3 sentenced for role in failed bank in Alpharetta

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ALPHARETTA, Ga. – Douglas Ballard, Guy Mitchell and Joseph Todd Foster were sentenced Nov. 6 for their roles in a conspiracy to commit bribery and bank fraud, insider trading and tax evasion that occurred at the now-failed Integrity Bank, which was headquartered in Alpharetta and closed in 2008.

Ballard, 44, of Alpharetta, a former executive vice president at the bank, received more than $200,000 in cash bribes from Mitchell, 54, of Miami, Fla., the bank’s largest borrower. At the same time in 2006, when Ballard was being bribed, he allowed Mitchell to draw more than $7 million from a loan that was supposed to be used for renovation and construction at a hotel in California, despite the fact that no renovation or construction work was done. Instead, Mitchell used the money to buy an island in the Bahamas, travel by private jet, purchase basketball tickets, buy jewelry and expensive cars and a mansion in Florida.

Mitchell received $20 million in additional business loans from Integrity Bank after the hotel loan proceeds were exhausted, and he continued to use some of that money for impermissible, personal expenses. Mitchell defaulted on the loans and Integrity Bank eventually failed.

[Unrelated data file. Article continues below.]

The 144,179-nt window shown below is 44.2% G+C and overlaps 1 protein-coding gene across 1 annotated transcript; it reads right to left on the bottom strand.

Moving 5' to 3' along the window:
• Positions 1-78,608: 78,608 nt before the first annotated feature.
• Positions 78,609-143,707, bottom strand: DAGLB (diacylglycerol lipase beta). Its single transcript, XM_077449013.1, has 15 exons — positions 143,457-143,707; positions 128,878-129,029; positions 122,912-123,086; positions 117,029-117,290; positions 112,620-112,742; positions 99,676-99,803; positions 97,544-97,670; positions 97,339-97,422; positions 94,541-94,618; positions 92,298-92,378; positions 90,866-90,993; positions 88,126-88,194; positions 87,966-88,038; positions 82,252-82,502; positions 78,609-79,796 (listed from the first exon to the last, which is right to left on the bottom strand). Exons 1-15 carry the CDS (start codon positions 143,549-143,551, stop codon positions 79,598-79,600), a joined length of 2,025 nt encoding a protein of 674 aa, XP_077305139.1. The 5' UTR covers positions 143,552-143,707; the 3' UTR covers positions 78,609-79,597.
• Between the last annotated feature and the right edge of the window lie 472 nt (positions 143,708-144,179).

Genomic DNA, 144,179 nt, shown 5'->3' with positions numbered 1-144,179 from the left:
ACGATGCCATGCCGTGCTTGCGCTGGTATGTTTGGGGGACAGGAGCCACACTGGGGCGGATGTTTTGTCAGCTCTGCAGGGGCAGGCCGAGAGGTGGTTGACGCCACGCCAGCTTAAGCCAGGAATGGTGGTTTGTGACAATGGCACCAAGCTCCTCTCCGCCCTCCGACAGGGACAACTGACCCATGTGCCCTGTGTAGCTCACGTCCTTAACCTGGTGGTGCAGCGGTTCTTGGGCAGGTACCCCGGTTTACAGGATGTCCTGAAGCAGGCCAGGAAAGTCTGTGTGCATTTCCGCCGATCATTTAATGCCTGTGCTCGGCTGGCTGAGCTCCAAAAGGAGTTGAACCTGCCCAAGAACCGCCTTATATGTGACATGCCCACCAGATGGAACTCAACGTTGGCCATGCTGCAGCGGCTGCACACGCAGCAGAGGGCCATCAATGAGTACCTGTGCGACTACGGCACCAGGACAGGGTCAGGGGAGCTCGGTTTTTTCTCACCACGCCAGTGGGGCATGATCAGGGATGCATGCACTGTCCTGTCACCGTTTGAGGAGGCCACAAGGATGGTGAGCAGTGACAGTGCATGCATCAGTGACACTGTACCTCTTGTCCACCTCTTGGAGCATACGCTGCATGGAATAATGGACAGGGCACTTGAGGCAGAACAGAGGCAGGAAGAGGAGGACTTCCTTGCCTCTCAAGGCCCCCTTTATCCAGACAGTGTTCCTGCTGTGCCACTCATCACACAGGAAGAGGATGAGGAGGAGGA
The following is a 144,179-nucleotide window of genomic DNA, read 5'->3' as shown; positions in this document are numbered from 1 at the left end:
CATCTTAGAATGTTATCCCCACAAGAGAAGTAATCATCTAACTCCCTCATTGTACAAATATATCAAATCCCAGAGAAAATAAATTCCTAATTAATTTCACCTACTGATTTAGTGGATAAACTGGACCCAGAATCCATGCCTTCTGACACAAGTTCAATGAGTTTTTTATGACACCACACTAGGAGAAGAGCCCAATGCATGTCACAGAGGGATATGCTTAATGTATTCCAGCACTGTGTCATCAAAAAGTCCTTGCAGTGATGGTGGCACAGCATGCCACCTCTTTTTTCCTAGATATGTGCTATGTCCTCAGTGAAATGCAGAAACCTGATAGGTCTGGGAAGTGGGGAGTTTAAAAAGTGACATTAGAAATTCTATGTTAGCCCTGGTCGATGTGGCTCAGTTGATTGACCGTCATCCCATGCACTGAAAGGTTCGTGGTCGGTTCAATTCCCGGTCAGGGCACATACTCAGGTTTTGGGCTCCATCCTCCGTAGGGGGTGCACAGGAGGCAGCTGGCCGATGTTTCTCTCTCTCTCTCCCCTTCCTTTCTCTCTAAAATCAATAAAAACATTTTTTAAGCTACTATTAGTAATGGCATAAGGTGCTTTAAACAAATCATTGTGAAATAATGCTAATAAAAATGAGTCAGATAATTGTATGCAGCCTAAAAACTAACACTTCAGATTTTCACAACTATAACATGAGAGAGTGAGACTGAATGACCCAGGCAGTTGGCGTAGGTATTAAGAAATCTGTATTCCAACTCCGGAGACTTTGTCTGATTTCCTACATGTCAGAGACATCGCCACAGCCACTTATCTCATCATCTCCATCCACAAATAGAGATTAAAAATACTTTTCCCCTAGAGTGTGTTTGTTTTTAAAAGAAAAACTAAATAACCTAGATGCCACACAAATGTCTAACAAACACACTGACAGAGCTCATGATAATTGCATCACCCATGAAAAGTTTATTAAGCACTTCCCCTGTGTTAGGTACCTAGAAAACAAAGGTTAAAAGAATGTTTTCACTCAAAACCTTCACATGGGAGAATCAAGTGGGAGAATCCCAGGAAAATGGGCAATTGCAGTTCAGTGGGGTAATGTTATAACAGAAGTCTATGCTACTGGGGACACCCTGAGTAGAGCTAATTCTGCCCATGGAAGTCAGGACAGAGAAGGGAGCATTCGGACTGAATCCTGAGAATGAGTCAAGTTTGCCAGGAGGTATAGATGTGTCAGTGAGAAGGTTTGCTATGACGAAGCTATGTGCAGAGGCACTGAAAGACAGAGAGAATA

Foster, 46, of Blakely, Ga., was Integrity Bank’s vice president in charge of risk management. He sold nearly all of his Integrity stock in August 2006 based on materially adverse information about the company that was not available to the public. Specifically, Foster knew that the bank was in an increasingly precarious position because of Mitchell’s financial difficulties and pending default.

Ballard was sentenced to two years and six months in federal prison, to be followed by three years of supervised release. He pled guilty to conspiracy to commit bank fraud and bribery and income tax evasion.

Mitchell was sentenced to five years in prison, to be followed by three years of supervised release. He pled guilty to conspiring to commit bank fraud and bribery.

Foster was sentenced to three years of probation and 120 hours of community service. He pled guilty to securities fraud.